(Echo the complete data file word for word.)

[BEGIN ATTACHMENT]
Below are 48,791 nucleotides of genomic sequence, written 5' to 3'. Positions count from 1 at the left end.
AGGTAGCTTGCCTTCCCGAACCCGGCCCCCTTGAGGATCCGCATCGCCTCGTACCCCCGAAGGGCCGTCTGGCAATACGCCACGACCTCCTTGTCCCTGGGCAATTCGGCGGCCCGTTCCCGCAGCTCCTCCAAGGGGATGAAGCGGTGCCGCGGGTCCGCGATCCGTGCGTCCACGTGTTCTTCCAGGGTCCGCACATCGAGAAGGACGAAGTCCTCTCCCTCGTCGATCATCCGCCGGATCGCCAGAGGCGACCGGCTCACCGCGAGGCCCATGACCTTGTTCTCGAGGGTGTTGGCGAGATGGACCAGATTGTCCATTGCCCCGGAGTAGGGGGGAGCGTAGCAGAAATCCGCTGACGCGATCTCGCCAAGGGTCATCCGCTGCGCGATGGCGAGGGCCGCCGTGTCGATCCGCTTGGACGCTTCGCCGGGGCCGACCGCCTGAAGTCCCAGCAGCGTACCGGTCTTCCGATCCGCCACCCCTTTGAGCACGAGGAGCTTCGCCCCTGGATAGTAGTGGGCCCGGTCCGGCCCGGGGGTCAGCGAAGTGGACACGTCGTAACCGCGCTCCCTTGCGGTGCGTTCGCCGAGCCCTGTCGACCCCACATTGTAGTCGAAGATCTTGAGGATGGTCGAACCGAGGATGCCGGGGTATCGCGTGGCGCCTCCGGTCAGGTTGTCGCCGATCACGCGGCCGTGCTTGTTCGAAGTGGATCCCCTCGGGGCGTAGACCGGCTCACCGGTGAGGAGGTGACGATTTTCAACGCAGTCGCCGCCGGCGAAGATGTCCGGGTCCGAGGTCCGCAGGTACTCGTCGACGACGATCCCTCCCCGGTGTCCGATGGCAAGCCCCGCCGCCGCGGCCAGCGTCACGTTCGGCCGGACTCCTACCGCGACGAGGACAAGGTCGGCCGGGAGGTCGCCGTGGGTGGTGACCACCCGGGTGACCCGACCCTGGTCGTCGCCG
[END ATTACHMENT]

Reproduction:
Below are 48,791 nucleotides of genomic sequence, written 5' to 3'. Positions count from 1 at the left end.
AGGTAGCTTGCCTTCCCGAACCCGGCCCCCTTGAGGATCCGCATCGCCTCGTACCCCCGAAGGGCCGTCTGGCAATACGCCACGACCTCCTTGTCCCTGGGCAATTCGGCGGCCCGTTCCCGCAGCTCCTCCAAGGGGATGAAGCGGTGCCGCGGGTCCGCGATCCGTGCGTCCACGTGTTCTTCCAGGGTCCGCACATCGAGAAGGACGAAGTCCTCTCCCTCGTCGATCATCCGCCGGATCGCCAGAGGCGACCGGCTCACCGCGAGGCCCATGACCTTGTTCTCGAGGGTGTTGGCGAGATGGACCAGATTGTCCATTGCCCCGGAGTAGGGGGGAGCGTAGCAGAAATCCGCTGACGCGATCTCGCCAAGGGTCATCCGCTGCGCGATGGCGAGGGCCGCCGTGTCGATCCGCTTGGACGCTTCGCCGGGGCCGACCGCCTGAAGTCCCAGCAGCGTACCGGTCTTCCGATCCGCCACCCCTTTGAGCACGAGGAGCTTCGCCCCTGGATAGTAGTGGGCCCGGTCCGGCCCGGGGGTCAGCGAAGTGGACACGTCGTAACCGCGCTCCCTTGCGGTGCGTTCGCCGAGCCCTGTCGACCCCACATTGTAGTCGAAGATCTTGAGGATGGTCGAACCGAGGATGCCGGGGTATCGCGTGGCGCCTCCGGTCAGGTTGTCGCCGATCACGCGGCCGTGCTTGTTCGAAGTGGATCCCCTCGGGGCGTAGACCGGCTCACCGGTGAGGAGGTGACGATTTTCAACGCAGTCGCCGCCGGCGAAGATGTCCGGGTCCGAGGTCCGCAGGTACTCGTCGACGACGATCCCTCCCCGGTGTCCGATGGCAAGCCCCGCCGCCGCGGCCAGCGTCACGTTCGGCCGGACTCCTACCGCGACGAGGACAAGGTCGGCCGGGAGGTCGCCGTGGGTGGTGACCACCCGGGTGACCCGACCCTGGTCGTCGCCG